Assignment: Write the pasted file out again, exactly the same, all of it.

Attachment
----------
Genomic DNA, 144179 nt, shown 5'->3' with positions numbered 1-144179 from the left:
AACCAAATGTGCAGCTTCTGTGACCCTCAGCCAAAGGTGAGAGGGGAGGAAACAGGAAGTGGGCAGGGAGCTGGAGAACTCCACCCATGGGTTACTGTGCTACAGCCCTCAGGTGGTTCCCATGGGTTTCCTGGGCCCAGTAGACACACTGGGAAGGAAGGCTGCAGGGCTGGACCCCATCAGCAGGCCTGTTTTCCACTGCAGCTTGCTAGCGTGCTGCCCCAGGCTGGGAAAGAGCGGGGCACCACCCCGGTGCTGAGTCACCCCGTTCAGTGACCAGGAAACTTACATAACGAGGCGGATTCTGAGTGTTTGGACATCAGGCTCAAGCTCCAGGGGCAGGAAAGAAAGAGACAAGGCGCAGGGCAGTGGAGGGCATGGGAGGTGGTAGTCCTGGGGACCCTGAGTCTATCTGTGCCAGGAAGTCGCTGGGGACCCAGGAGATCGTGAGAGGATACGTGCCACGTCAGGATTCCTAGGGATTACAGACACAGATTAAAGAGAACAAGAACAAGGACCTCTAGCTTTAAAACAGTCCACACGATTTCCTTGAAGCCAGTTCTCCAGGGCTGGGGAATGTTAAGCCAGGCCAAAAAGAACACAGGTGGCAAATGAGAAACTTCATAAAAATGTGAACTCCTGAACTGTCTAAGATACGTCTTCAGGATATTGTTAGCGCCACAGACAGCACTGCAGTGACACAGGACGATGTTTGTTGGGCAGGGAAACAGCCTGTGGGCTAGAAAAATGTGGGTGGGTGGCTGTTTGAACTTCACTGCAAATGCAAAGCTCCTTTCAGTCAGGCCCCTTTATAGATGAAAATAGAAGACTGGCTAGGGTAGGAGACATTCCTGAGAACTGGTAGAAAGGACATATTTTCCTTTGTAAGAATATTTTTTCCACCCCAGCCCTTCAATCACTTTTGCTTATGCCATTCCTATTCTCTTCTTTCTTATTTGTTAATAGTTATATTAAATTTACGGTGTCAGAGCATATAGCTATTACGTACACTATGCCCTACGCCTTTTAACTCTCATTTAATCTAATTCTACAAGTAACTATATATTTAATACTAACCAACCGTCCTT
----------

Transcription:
Genomic DNA, 144179 nt, shown 5'->3' with positions numbered 1-144179 from the left:
AACCAAATGTGCAGCTTCTGTGACCCTCAGCCAAAGGTGAGAGGGGAGGAAACAGGAAGTGGGCAGGGAGCTGGAGAACTCCACCCATGGGTTACTGTGCTACAGCCCTCAGGTGGTTCCCATGGGTTTCCTGGGCCCAGTAGACACACTGGGAAGGAAGGCTGCAGGGCTGGACCCCATCAGCAGGCCTGTTTTCCACTGCAGCTTGCTAGCGTGCTGCCCCAGGCTGGGAAAGAGCGGGGCACCACCCCGGTGCTGAGTCACCCCGTTCAGTGACCAGGAAACTTACATAACGAGGCGGATTCTGAGTGTTTGGACATCAGGCTCAAGCTCCAGGGGCAGGAAAGAAAGAGACAAGGCGCAGGGCAGTGGAGGGCATGGGAGGTGGTAGTCCTGGGGACCCTGAGTCTATCTGTGCCAGGAAGTCGCTGGGGACCCAGGAGATCGTGAGAGGATACGTGCCACGTCAGGATTCCTAGGGATTACAGACACAGATTAAAGAGAACAAGAACAAGGACCTCTAGCTTTAAAACAGTCCACACGATTTCCTTGAAGCCAGTTCTCCAGGGCTGGGGAATGTTAAGCCAGGCCAAAAAGAACACAGGTGGCAAATGAGAAACTTCATAAAAATGTGAACTCCTGAACTGTCTAAGATACGTCTTCAGGATATTGTTAGCGCCACAGACAGCACTGCAGTGACACAGGACGATGTTTGTTGGGCAGGGAAACAGCCTGTGGGCTAGAAAAATGTGGGTGGGTGGCTGTTTGAACTTCACTGCAAATGCAAAGCTCCTTTCAGTCAGGCCCCTTTATAGATGAAAATAGAAGACTGGCTAGGGTAGGAGACATTCCTGAGAACTGGTAGAAAGGACATATTTTCCTTTGTAAGAATATTTTTTCCACCCCAGCCCTTCAATCACTTTTGCTTATGCCATTCCTATTCTCTTCTTTCTTATTTGTTAATAGTTATATTAAATTTACGGTGTCAGAGCATATAGCTATTACGTACACTATGCCCTACGCCTTTTAACTCTCATTTAATCTAATTCTACAAGTAACTATATATTTAATACTAACCAACCGTCCTT